A related issue was archaeological. Who had built the burial mounds and enormous earthen structures in the Ohio and Mississippi Valleys, and the smaller ones scattered east of the Appalachians? How did those complex works relate to the issue of origins of the Indians? Did the ancestors of the current Indians build the mounds, or had some other people(s) done so?
The Jefferson/APS Research Agenda
Thomas Jefferson was deeply interested intellectually in the origins issue, both in its linguistic and archaeological aspects, and also in what would now be called applied anthropology. Steeped in Cicero and English traditions of natural law, and as the author of the Declaration of Independence and the governor of Virginia in the latter years of the Revolutionary War, Jefferson well understood the new challenges for government that American independence would bring. Actively seeking the westward expansion of the nascent United States, he envisioned a glorious new "empire of liberty." He also realized that its democratic governance required the collection of both demographic and ethnographic information about the various Indian tribes for diplomatic and management purposes (Wallace 1999: 75-275).
Jefferson ( 1944: 220-27) discussed linguistic and archaeological matters relating to Indians in his "Notes on Virginia," calling for a systematic linguistic classification as the basis for approaching the origins issue, and for organizing historical and ethnographic information about the Indians. He also called for a program to study the mounds. Jefferson personally took up linguistic research. He developed a printed vocabulary list of "common appellations" and circulated it to collect comparable data for a genetic classification of Indian languages (Fowler 1975: 18-22).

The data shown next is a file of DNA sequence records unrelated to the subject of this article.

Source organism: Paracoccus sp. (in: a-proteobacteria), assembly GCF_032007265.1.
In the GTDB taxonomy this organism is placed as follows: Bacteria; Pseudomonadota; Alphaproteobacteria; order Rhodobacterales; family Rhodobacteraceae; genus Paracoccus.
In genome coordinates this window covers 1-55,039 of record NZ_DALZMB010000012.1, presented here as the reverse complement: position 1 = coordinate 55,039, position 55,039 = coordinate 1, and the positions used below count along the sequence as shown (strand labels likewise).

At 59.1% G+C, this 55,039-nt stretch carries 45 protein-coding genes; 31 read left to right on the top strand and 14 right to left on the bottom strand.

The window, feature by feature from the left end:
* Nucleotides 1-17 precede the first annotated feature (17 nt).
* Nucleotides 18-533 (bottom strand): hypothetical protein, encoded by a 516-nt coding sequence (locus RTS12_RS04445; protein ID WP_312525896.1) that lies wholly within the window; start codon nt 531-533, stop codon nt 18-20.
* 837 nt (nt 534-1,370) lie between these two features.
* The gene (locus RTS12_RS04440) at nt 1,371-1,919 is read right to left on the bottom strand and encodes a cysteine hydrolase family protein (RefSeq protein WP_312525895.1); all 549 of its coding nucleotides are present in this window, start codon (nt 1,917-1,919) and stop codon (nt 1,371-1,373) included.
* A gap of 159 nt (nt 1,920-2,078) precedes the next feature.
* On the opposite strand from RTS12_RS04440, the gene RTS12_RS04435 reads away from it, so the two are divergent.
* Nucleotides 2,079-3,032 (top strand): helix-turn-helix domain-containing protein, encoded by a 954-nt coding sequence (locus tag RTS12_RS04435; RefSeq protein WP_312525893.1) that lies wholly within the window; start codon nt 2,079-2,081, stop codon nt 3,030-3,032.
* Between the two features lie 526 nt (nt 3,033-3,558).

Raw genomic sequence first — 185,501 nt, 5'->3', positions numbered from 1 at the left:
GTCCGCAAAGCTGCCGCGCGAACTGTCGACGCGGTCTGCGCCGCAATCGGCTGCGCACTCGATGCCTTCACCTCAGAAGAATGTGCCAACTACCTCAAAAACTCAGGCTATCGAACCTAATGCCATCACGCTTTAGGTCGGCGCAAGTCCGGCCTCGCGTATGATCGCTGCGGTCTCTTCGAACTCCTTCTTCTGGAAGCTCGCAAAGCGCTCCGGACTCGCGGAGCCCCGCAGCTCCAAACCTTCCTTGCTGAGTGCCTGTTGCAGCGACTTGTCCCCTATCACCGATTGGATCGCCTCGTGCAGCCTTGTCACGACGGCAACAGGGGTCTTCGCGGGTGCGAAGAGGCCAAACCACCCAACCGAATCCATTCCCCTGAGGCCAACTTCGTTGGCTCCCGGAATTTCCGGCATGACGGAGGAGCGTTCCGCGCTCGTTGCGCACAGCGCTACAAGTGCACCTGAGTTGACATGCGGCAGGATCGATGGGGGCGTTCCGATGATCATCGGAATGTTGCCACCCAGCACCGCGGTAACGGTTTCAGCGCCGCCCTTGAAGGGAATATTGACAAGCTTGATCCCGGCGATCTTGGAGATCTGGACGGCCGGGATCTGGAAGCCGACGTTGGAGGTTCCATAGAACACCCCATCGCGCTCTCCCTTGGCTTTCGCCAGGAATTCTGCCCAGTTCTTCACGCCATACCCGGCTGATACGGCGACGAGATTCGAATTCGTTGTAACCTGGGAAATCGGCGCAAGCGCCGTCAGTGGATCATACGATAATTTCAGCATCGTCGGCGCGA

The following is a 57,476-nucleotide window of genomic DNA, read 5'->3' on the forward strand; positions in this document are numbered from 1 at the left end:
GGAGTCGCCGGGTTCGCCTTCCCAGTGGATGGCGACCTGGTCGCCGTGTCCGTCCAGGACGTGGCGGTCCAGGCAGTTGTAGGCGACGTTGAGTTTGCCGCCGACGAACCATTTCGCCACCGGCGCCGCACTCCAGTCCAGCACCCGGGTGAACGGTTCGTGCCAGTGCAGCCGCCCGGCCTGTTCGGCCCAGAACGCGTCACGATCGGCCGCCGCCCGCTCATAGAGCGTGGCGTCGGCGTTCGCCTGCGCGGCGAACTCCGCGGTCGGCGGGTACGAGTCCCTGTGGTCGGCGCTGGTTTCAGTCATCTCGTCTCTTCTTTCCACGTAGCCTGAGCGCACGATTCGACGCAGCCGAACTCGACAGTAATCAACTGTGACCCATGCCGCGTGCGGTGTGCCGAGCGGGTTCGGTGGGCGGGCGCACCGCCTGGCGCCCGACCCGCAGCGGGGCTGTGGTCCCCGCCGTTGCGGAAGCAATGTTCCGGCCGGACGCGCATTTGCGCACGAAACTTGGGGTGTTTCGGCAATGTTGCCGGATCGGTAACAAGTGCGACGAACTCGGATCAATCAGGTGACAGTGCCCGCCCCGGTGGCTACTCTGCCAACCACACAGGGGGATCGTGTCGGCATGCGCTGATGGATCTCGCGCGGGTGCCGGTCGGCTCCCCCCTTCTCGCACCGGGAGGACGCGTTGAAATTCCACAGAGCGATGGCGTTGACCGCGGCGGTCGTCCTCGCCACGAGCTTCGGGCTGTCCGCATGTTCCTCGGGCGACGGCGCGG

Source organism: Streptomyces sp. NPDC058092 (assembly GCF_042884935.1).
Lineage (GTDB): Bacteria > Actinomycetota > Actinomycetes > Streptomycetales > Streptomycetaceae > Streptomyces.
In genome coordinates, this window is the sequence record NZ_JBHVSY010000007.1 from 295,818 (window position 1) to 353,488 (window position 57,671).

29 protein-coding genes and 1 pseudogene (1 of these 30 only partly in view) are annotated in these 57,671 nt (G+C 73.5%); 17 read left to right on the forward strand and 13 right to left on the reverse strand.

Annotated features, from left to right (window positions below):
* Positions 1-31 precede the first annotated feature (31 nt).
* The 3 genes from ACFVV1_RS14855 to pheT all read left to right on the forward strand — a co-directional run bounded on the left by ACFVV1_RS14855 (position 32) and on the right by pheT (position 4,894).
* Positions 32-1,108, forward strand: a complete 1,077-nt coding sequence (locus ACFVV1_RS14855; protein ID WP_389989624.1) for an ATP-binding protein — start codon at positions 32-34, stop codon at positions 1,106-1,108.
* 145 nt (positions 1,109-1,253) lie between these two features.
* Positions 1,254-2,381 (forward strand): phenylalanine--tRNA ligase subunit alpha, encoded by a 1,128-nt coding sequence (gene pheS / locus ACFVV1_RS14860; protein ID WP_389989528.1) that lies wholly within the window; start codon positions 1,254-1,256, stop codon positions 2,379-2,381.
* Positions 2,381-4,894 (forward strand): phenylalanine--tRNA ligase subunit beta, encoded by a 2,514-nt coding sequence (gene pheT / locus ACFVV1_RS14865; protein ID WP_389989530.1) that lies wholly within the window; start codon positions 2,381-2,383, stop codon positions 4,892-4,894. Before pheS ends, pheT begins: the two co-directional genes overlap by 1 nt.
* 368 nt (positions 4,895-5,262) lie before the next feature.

Jefferson and other members of the American Philosophical Society (APS) "under the intellectual spell of the Enlightenment" were, to use Irving Hallowell's (1967: 12) felicitous phrase, "anthropologists without portfolios." In 1799 they developed and distributed their "Circular Letter" (Jefferson et al. 1799) which, together with Jefferson's discussions in his "Notes on Virginia," are regarded as the charters of American anthropology (Chinard 1943b: 270; Hallowell 1960: 16-18; Wissler 1942: 189). The circular called for systematic compilation of linguistic, ethnographic, historical, and archaeological data relating to the Indians: